If you blog by selecting a couple of quotes from different articles about a subject you want to publish on and writing down why they are interesting, you’re curating content.

On the other hand, you could start by writing your view on a subject and add a few quotes. Curation or creation?

Or you could start your blog post¬†with¬†a quote which reflects a similar take on the subject or which contradicts your view – thus giving you an excellent starting point to explore the pros and cons of your insight. Most people would agree this is content creation. In terms of brain science¬†it’s probably high-level content curation.

Blogging in your brain

In the Netherlands, Dick Swaab’s book “We are our brains” has been the center of some debate around free will and the question whether we have any. The controversy was largely based on Swaab’s assertion that what (and how)¬†we think, feel, say and do is¬†a result of influences on our brains throughout our lives, starting in the womb.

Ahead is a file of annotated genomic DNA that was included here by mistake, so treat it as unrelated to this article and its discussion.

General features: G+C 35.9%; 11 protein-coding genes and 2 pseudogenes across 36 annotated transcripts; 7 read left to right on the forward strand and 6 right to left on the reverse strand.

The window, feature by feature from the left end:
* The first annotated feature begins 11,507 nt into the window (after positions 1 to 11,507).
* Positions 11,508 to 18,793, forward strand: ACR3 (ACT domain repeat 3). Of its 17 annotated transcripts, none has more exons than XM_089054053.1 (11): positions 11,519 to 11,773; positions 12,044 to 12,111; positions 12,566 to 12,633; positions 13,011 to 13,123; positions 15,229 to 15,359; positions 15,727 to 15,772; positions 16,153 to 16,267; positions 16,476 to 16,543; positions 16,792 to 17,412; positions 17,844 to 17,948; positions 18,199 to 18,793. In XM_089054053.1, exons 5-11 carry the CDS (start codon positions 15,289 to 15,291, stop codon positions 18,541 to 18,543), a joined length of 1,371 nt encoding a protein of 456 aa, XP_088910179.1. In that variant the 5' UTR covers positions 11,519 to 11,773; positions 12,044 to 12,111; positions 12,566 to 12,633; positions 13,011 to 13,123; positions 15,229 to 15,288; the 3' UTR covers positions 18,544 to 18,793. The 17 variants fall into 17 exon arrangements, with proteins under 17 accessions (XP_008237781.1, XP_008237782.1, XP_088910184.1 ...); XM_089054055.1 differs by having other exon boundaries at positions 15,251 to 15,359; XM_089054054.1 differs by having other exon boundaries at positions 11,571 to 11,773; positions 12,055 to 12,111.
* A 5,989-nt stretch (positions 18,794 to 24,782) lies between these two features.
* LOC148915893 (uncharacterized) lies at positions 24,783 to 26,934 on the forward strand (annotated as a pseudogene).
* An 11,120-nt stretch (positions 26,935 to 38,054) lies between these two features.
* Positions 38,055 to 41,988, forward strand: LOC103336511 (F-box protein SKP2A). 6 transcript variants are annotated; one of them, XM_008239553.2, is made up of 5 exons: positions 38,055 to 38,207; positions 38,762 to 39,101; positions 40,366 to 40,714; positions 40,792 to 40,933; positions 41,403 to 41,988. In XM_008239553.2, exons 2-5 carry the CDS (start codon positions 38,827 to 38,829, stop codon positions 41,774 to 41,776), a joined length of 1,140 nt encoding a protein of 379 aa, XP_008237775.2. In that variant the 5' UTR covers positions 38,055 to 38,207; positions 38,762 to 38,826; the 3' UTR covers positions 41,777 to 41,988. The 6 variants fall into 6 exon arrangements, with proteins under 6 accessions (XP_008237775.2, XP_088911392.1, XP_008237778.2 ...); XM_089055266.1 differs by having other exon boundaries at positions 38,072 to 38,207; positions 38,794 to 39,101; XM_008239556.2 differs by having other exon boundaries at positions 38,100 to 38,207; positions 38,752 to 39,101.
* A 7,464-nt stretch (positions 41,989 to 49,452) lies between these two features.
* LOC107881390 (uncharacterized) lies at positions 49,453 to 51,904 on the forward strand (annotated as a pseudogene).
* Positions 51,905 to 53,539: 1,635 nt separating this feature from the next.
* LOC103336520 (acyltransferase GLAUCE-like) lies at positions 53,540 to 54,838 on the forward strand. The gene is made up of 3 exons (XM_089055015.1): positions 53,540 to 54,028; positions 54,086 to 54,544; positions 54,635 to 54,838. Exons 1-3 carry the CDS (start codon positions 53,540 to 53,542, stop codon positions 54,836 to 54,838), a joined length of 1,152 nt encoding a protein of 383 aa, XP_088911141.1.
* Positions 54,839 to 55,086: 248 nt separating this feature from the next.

Swaabs opponents are mainly psychology experts who¬†seem to take¬†the idea of “No output without input” as¬†meaning we’re¬†compared to machines, only able to act in response to triggers. Let’s leave that kind of simplistic nonsense aside though, especially since I’ve read Swaabs book but only a few articles about the other side of the argument. Instead, I’d like you to focus on the following question:

How does this brain talk relate to the writing process?

When it comes to writing, the fact that I’ve read any number of articles and books in my life¬†helps me to come¬†up with¬†all sorts of ideas. Think about it for a minute: when you’re new to a subject you need to learn about, you read, listen and think and rethink until you end up with a rough idea of what there is to know about that subject – which you can then refine over time or revise if necessary (this is the tricky bit for most of us).